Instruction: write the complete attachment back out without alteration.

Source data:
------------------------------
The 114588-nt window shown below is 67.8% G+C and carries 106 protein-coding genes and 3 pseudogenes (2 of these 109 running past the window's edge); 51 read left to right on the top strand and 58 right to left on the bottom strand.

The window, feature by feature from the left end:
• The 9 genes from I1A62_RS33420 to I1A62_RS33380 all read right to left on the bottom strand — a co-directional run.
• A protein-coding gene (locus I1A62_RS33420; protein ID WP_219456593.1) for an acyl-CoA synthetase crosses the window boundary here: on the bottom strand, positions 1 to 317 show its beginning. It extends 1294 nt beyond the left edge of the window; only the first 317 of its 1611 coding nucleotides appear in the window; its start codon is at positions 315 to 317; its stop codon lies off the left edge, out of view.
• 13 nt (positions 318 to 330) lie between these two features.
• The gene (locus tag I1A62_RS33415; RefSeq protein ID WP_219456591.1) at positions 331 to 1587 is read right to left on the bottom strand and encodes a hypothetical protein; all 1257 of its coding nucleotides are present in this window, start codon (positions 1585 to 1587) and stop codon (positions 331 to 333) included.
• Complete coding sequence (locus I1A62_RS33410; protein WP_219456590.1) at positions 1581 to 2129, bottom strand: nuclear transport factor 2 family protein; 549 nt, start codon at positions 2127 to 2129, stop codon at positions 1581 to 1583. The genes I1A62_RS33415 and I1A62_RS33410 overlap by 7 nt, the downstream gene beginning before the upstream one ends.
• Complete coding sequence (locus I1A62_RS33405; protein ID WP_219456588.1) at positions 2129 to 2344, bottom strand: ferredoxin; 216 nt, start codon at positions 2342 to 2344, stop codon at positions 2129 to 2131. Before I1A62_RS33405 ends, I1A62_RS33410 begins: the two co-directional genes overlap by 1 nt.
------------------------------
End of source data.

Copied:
The 114588-nt window shown below is 67.8% G+C and carries 106 protein-coding genes and 3 pseudogenes (2 of these 109 running past the window's edge); 51 read left to right on the top strand and 58 right to left on the bottom strand.

The window, feature by feature from the left end:
• The 9 genes from I1A62_RS33420 to I1A62_RS33380 all read right to left on the bottom strand — a co-directional run.
• A protein-coding gene (locus I1A62_RS33420; protein ID WP_219456593.1) for an acyl-CoA synthetase crosses the window boundary here: on the bottom strand, positions 1 to 317 show its beginning. It extends 1294 nt beyond the left edge of the window; only the first 317 of its 1611 coding nucleotides appear in the window; its start codon is at positions 315 to 317; its stop codon lies off the left edge, out of view.
• 13 nt (positions 318 to 330) lie between these two features.
• The gene (locus tag I1A62_RS33415; RefSeq protein ID WP_219456591.1) at positions 331 to 1587 is read right to left on the bottom strand and encodes a hypothetical protein; all 1257 of its coding nucleotides are present in this window, start codon (positions 1585 to 1587) and stop codon (positions 331 to 333) included.
• Complete coding sequence (locus I1A62_RS33410; protein WP_219456590.1) at positions 1581 to 2129, bottom strand: nuclear transport factor 2 family protein; 549 nt, start codon at positions 2127 to 2129, stop codon at positions 1581 to 1583. The genes I1A62_RS33415 and I1A62_RS33410 overlap by 7 nt, the downstream gene beginning before the upstream one ends.
• Complete coding sequence (locus I1A62_RS33405; protein ID WP_219456588.1) at positions 2129 to 2344, bottom strand: ferredoxin; 216 nt, start codon at positions 2342 to 2344, stop codon at positions 2129 to 2131. Before I1A62_RS33405 ends, I1A62_RS33410 begins: the two co-directional genes overlap by 1 nt.